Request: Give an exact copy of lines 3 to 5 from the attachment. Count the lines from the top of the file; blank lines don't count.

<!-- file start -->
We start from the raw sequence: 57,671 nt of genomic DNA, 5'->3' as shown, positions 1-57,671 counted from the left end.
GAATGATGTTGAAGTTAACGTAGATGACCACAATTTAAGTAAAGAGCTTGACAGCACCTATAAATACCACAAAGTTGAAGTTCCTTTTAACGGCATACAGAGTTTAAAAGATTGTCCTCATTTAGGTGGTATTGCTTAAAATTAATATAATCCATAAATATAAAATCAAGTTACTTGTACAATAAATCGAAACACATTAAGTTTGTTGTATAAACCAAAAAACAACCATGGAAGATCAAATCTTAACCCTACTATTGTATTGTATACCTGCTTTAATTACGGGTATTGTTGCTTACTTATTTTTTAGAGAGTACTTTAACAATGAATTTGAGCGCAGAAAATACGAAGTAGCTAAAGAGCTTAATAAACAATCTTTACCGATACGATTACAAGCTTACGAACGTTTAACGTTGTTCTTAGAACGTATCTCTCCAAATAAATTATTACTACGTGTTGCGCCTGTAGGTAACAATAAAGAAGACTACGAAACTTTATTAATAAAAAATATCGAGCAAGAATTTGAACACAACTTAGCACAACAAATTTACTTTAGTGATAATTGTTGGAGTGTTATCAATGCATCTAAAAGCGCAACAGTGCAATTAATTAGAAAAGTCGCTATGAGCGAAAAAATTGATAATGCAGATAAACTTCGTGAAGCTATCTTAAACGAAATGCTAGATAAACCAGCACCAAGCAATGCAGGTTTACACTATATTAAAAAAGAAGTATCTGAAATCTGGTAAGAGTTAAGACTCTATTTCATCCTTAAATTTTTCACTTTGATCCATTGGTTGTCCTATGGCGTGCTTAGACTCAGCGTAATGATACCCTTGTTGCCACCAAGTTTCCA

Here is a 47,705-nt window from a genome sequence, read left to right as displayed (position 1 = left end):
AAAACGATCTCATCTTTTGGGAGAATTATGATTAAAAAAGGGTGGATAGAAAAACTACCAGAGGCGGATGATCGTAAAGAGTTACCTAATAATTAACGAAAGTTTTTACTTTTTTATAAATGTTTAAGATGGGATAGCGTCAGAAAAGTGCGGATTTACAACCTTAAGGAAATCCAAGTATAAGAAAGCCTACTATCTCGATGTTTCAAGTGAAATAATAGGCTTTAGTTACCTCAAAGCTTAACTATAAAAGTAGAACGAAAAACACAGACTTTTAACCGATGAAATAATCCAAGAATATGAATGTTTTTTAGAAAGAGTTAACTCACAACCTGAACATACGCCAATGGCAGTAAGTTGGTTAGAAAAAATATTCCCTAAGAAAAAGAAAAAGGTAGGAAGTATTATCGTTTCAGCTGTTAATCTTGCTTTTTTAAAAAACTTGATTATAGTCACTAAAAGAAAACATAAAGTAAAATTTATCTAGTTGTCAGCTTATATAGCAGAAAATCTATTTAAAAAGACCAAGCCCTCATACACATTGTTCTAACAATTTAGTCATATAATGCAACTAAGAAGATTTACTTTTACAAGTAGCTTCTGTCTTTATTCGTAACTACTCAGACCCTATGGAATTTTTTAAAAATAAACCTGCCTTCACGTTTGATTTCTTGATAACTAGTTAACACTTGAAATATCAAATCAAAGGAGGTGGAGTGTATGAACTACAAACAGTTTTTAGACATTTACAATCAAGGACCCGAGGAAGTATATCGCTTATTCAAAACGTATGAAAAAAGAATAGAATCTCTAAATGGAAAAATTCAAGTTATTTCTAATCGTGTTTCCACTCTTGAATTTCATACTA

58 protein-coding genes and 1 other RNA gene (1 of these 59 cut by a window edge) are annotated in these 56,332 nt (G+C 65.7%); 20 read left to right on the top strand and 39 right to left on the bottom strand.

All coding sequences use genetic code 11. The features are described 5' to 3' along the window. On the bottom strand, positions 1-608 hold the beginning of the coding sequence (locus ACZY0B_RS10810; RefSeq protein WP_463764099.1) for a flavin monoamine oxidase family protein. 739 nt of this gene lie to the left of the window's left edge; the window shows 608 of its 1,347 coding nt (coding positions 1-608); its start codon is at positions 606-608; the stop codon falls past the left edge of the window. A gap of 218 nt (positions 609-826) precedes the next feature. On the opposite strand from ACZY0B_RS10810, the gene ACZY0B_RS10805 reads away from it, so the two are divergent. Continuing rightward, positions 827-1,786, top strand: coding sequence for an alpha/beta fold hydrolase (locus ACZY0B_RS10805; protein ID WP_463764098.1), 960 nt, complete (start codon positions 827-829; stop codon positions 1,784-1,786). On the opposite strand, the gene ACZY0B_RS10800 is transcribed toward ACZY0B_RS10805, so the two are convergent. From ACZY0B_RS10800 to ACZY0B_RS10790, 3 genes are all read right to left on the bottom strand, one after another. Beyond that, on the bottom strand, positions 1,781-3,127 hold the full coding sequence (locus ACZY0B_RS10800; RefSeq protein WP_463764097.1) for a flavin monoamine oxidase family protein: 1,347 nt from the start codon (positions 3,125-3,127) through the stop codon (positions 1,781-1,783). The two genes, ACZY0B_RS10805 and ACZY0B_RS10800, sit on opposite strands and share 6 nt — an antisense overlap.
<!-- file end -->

Here is a 47,705-nt window from a genome sequence, read left to right as displayed (position 1 = left end):
AAAACGATCTCATCTTTTGGGAGAATTATGATTAAAAAAGGGTGGATAGAAAAACTACCAGAGGCGGATGATCGTAAAGAGTTACCTAATAATTAACGAAAGTTTTTACTTTTTTATAAATGTTTAAGATGGGATAGCGTCAGAAAAGTGCGGATTTACAACCTTAAGGAAATCCAAGTATAAGAAAGCCTACTATCTCGATGTTTCAAGTGAAATAATAGGCTTTAGTTACCTCAAAGCTTAACTATAAAAGTAGAACGAAAAACACAGACTTTTAACCGATGAAATAATCCAAGAATATGAATGTTTTTTAGAAAGAGTTAACTCACAACCTGAACATACGCCAATGGCAGTAAGTTGGTTAGAAAAAATATTCCCTAAGAAAAAGAAAAAGGTAGGAAGTATTATCGTTTCAGCTGTTAATCTTGCTTTTTTAAAAAACTTGATTATAGTCACTAAAAGAAAACATAAAGTAAAATTTATCTAGTTGTCAGCTTATATAGCAGAAAATCTATTTAAAAAGACCAAGCCCTCATACACATTGTTCTAACAATTTAGTCATATAATGCAACTAAGAAGATTTACTTTTACAAGTAGCTTCTGTCTTTATTCGTAACTACTCAGACCCTATGGAATTTTTTAAAAATAAACCTGCCTTCACGTTTGATTTCTTGATAACTAGTTAACACTTGAAATATCAAATCAAAGGAGGTGGAGTGTATGAACTACAAACAGTTTTTAGACATTTACAATCAAGGACCCGAGGAAGTATATCGCTTATTCAAAACGTATGAAAAAAGAATAGAATCTCTAAATGGAAAAATTCAAGTTATTTCTAATCGTGTTTCCACTCTTGAATTTCATACTA

58 protein-coding genes and 1 other RNA gene (1 of these 59 cut by a window edge) are annotated in these 56,332 nt (G+C 65.7%); 20 read left to right on the top strand and 39 right to left on the bottom strand.